Skyscanner is the latest travel firm to cut jobs amid Covid-19 storm     

Skyscanner is the latest travel firm to cut jobs amid Covid-19 storm     

Skyscanner, the travel-booking service owned by China’s, is preparing to cut as much as a fifth of its workforce and close several offices after revenues collapsed following the Covid-19 lockdown.

The company, dealing with the fallout of the global coronavirus pandemic, intends to consolidate its operations in the UK, close its Sofia and Budapest offices and reduce its presence in Singapore and Miami, according to an internal email from chief executive Moshe Rafiah. 

In total, it anticipates “that of our 1,500 Skyscanner employees around 20% may leave us”, Mr Rafiah wrote. Those will either be let go or accept voluntary redundancy, according to a person familiar with the plans. 

Mr Rafiah hosted a conference call with 1,200 of the company’s employees before sending out the message detailing the plans, said the source. Skyscanner’s revenues “have been hit significantly” and the company is having to adapt to a radically different travel industry where “a full recovery to our previous scale before Covid-19 looks to be several quarters or possibly years away”, wrote the CEO.

“While we’re confident of Skyscanner’s recovery in the long-term and we’re seeing early signs of growth in the sector, we now know it will take longer than originally anticipated for travel to return to normal,” said a Skyscanner spokesperson in a statement., formerly known as Ctrip, is a dominant force in China’s domestic travel market and acquired Edinburgh-based Skyscanner in 2016 for $1.7bn (€1.5bn) to boost its global ambitions. Before the coronavirus disrupted global travel, the company touted that more than 100 million people relied on its app and website to help them with their travel plans.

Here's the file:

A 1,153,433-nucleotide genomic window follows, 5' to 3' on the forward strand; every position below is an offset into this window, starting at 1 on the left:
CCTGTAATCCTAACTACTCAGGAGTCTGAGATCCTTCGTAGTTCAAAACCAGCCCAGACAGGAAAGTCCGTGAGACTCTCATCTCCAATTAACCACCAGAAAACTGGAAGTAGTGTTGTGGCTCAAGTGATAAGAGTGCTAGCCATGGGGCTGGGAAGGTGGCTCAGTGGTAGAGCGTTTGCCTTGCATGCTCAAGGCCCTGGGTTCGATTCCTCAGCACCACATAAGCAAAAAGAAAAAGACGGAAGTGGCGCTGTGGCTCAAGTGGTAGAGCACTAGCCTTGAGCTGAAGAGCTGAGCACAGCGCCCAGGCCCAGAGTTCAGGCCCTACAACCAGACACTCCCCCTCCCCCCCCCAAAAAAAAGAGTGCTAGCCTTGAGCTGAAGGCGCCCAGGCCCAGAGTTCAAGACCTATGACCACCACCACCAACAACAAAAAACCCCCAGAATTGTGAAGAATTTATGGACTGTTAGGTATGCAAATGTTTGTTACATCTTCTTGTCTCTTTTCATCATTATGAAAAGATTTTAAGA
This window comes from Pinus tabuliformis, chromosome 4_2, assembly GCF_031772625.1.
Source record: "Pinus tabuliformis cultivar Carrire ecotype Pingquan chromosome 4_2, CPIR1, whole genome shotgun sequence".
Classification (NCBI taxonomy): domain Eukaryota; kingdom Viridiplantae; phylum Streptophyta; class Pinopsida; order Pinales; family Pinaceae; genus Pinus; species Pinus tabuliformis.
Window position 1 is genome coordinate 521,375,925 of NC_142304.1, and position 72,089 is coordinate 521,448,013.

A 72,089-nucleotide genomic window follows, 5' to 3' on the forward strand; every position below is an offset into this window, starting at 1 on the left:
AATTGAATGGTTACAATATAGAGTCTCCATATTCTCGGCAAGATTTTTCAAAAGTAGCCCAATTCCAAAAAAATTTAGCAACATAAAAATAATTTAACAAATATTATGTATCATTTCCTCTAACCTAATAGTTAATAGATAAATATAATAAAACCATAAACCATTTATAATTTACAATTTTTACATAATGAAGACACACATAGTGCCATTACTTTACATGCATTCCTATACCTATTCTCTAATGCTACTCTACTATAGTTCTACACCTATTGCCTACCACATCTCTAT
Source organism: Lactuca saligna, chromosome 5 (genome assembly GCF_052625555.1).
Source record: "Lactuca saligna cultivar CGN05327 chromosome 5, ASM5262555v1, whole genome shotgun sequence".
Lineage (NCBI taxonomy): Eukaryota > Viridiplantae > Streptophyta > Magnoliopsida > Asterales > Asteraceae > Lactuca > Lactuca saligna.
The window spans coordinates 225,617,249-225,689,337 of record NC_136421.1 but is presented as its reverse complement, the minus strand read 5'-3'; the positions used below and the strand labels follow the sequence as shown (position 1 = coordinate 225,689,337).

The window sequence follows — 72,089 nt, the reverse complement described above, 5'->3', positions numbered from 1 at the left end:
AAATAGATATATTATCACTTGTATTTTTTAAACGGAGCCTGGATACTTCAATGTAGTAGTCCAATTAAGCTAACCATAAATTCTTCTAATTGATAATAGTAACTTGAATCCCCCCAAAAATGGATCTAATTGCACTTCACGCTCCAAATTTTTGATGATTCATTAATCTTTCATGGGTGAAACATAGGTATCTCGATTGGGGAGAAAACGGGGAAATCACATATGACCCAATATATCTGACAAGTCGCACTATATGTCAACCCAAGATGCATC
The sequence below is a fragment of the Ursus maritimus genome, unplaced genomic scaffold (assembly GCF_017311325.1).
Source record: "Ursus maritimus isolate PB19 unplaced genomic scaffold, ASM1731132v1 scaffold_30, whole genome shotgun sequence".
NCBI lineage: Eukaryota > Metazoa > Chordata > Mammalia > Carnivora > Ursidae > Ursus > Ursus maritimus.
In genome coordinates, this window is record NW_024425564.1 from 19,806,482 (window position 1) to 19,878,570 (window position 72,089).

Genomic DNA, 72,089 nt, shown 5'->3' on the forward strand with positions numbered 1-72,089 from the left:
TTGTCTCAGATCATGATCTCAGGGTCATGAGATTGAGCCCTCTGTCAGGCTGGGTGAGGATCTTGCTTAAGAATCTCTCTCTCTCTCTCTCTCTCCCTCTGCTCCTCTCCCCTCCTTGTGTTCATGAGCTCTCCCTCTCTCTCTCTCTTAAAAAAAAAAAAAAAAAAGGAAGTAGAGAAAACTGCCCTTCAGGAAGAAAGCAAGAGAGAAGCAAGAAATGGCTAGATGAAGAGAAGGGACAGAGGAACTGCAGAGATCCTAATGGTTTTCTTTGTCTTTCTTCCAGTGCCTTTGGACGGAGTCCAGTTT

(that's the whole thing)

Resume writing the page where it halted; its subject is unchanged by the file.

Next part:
With its main offices in the Scottish capital and London, Skyscanner will now centralise marketing operations in the UK and will look for a new office for its reduced Miami operations while its employees there continue working from home. Bloomberg

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